Monday Morning Cheat Sheet: 3 Stories Moving Markets
Markets declined in Asia on Monday. Japan’s Nikkei index closed the session down 1.4 percent with the yen trading at 101.1455 to the dollar. Relatively strong U.S. economic data released on Friday helped fuel early gains, but traders seemed keen on taking profits after the market hit a six-week high. In Hong Kong, the Hang Seng declined 1.31 percent, while the S&P/ASX 200 declined 0.67 percent in Australia.
European markets advanced in midday trading. Germany’s DAX was up 2.43 percent, London’s FTSE 100 was up 1 percent, and the STOXX 50 index was up 2.28 percent. Traders seem generally optimistic heading into earnings season.
At 8:40 a.m.: DJIA: +0.46%, S&P 500: +0.55%, NASDAQ: +0.61%.
1) Transatlantic Trade Talks Finally Begin: It seems to be the thing that everybody wants done but nobody wants to work on. The idea of a free-trade agreement between the United States and the European Union was floated nearly twenty years ago by former EU Trade Commissioner Leon Brittan, but only now is material progress being made. Assistant U.S. Trade Representative Dan Mullaney and Director in DG Trade for the European Commission Ignacio Garcia Bercero will sit down this week to begin organizing negotiations.
If the proposed Transatlantic Trade and Investment Partnership deal is reached, it would be the world’s largest free-trade pact. Last year, two-way trade between the U.S. and EU totaled nearly $646 billion, covering about 50 percent of the world’s economic output, 30 percent of global trade, and 20 percent of global foreign direct investment. Estimates from London’s Centre for Economic Policy Research suggest that a deal could boost U.S. and EU economic growth by more than $100 billion per year.
2) German Economic Indicators: European stocks may be advancing on Monday, but it’s probably not because of strong data out of Germany. Exports fell 4.8 percent on the year in May, according to data released by the Destatis, Germany’s Federal Statistical Office. The overall seasonally-adjusted trade surplus narrowed more than expected, from 17.5 billion euros ($22.5 billion) in April to 14.1 billion euros ($18.1 billion) in May. This compares against an expected narrowing to just 17 billion euros ($21.8 billion).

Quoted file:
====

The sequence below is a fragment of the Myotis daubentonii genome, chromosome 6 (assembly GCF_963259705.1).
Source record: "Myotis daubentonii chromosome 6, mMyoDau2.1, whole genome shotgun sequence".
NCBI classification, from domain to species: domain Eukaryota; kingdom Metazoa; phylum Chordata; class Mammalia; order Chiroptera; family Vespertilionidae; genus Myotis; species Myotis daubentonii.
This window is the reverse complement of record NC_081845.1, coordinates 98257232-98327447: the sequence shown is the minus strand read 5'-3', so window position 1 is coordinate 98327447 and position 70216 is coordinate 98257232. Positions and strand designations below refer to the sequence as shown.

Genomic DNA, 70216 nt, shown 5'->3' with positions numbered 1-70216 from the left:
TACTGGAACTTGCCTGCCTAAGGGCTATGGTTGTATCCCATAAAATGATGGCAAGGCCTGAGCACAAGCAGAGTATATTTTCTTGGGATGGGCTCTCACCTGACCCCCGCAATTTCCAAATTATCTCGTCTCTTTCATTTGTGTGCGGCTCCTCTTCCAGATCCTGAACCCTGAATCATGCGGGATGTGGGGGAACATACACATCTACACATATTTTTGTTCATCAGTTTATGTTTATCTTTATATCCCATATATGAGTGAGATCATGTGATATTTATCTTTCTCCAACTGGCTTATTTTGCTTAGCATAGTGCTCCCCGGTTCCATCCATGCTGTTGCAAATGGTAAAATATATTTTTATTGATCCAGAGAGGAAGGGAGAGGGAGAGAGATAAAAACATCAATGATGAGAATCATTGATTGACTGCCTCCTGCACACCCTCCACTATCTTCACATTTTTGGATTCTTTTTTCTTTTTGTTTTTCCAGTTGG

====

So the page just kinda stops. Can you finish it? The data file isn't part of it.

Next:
German industrial production also came in below expectations. Month-over-month and year-over-year output both fell 1 percent in May, which is surprisingly steep even given expectations for a 0.5 percent contraction. There is some consolation in April’s upwardly revised growth — from 1.8 to 2.0 percent on the month — but a slide in capital goods orders in may suggests some slowing of business activity.
Shipments from Germany to the rest of the EU fell by 9.6 percent, reflecting underwhelming demand from the region that is symptomatic of its still-struggling economy. Trade with the rest of the EU accounts for about 40 percent of German shipments.
3) Greece is in the Hot Seat: The so-called “troika” of lenders comprising the International Monetary Fund, EU, and European Central Bank tried to be polite in its frustration with Greece in a statement today, saying, “While important progress continues to be made, policy implementation is behind in some areas.”
Greece agreed to a series of reforms during the euro crisis as conditions of its bailout, though progress has been slow to the point of non-existence. Officials have repeated the mantra that the nation is on track to deliver on fiscal targets for 2013 and 2014, and achieve a primary budget balance by this time next year, but creditors are skeptical. “The outlook remains uncertain” seems to be the new saying of choice.
The statement reads: “With the recapitalisation of the banking sector nearly complete, the authorities have committed to further steps to safeguard financial stability, including through the sale of two bridge banks and completion of their strategy for a four-pillar banking system. These reforms are a further important step towards facilitating adjustment and enabling growth. The mission also discussed with the authorities progress in strengthening the social safety net, including through targeted employment and training programmes supported by the EU and a programme to provide access to primary health care for the uninsured.”
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